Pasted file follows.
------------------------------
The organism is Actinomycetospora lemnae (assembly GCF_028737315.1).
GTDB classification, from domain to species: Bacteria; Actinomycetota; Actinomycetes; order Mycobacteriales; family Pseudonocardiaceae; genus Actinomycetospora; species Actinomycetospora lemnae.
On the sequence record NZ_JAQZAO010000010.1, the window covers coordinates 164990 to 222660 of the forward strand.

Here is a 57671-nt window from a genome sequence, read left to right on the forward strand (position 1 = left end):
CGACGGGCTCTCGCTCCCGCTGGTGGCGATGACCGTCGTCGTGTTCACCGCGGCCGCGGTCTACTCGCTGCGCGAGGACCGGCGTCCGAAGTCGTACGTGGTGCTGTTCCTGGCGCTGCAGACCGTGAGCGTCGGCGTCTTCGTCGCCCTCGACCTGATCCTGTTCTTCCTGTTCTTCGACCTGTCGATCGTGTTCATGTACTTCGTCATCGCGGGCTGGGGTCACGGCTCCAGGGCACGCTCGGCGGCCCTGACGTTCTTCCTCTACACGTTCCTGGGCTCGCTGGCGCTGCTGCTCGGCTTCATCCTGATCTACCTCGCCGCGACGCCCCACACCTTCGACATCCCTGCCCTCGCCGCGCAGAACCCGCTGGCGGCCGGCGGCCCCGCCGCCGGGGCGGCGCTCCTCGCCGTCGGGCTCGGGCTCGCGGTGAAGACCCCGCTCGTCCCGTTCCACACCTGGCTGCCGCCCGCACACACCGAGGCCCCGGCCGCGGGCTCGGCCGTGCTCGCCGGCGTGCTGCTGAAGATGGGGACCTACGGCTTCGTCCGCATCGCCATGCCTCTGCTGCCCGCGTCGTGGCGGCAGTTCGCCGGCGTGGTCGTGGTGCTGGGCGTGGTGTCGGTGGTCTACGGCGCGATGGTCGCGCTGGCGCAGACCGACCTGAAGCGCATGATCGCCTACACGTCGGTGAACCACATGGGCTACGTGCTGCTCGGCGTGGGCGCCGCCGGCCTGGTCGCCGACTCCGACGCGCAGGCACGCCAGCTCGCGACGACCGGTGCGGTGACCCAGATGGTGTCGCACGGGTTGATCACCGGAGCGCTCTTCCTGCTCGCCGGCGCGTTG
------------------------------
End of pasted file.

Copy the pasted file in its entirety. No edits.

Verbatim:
The organism is Actinomycetospora lemnae (assembly GCF_028737315.1).
GTDB classification, from domain to species: Bacteria; Actinomycetota; Actinomycetes; order Mycobacteriales; family Pseudonocardiaceae; genus Actinomycetospora; species Actinomycetospora lemnae.
On the sequence record NZ_JAQZAO010000010.1, the window covers coordinates 164990 to 222660 of the forward strand.

Here is a 57671-nt window from a genome sequence, read left to right on the forward strand (position 1 = left end):
CGACGGGCTCTCGCTCCCGCTGGTGGCGATGACCGTCGTCGTGTTCACCGCGGCCGCGGTCTACTCGCTGCGCGAGGACCGGCGTCCGAAGTCGTACGTGGTGCTGTTCCTGGCGCTGCAGACCGTGAGCGTCGGCGTCTTCGTCGCCCTCGACCTGATCCTGTTCTTCCTGTTCTTCGACCTGTCGATCGTGTTCATGTACTTCGTCATCGCGGGCTGGGGTCACGGCTCCAGGGCACGCTCGGCGGCCCTGACGTTCTTCCTCTACACGTTCCTGGGCTCGCTGGCGCTGCTGCTCGGCTTCATCCTGATCTACCTCGCCGCGACGCCCCACACCTTCGACATCCCTGCCCTCGCCGCGCAGAACCCGCTGGCGGCCGGCGGCCCCGCCGCCGGGGCGGCGCTCCTCGCCGTCGGGCTCGGGCTCGCGGTGAAGACCCCGCTCGTCCCGTTCCACACCTGGCTGCCGCCCGCACACACCGAGGCCCCGGCCGCGGGCTCGGCCGTGCTCGCCGGCGTGCTGCTGAAGATGGGGACCTACGGCTTCGTCCGCATCGCCATGCCTCTGCTGCCCGCGTCGTGGCGGCAGTTCGCCGGCGTGGTCGTGGTGCTGGGCGTGGTGTCGGTGGTCTACGGCGCGATGGTCGCGCTGGCGCAGACCGACCTGAAGCGCATGATCGCCTACACGTCGGTGAACCACATGGGCTACGTGCTGCTCGGCGTGGGCGCCGCCGGCCTGGTCGCCGACTCCGACGCGCAGGCACGCCAGCTCGCGACGACCGGTGCGGTGACCCAGATGGTGTCGCACGGGTTGATCACCGGAGCGCTCTTCCTGCTCGCCGGCGCGTTG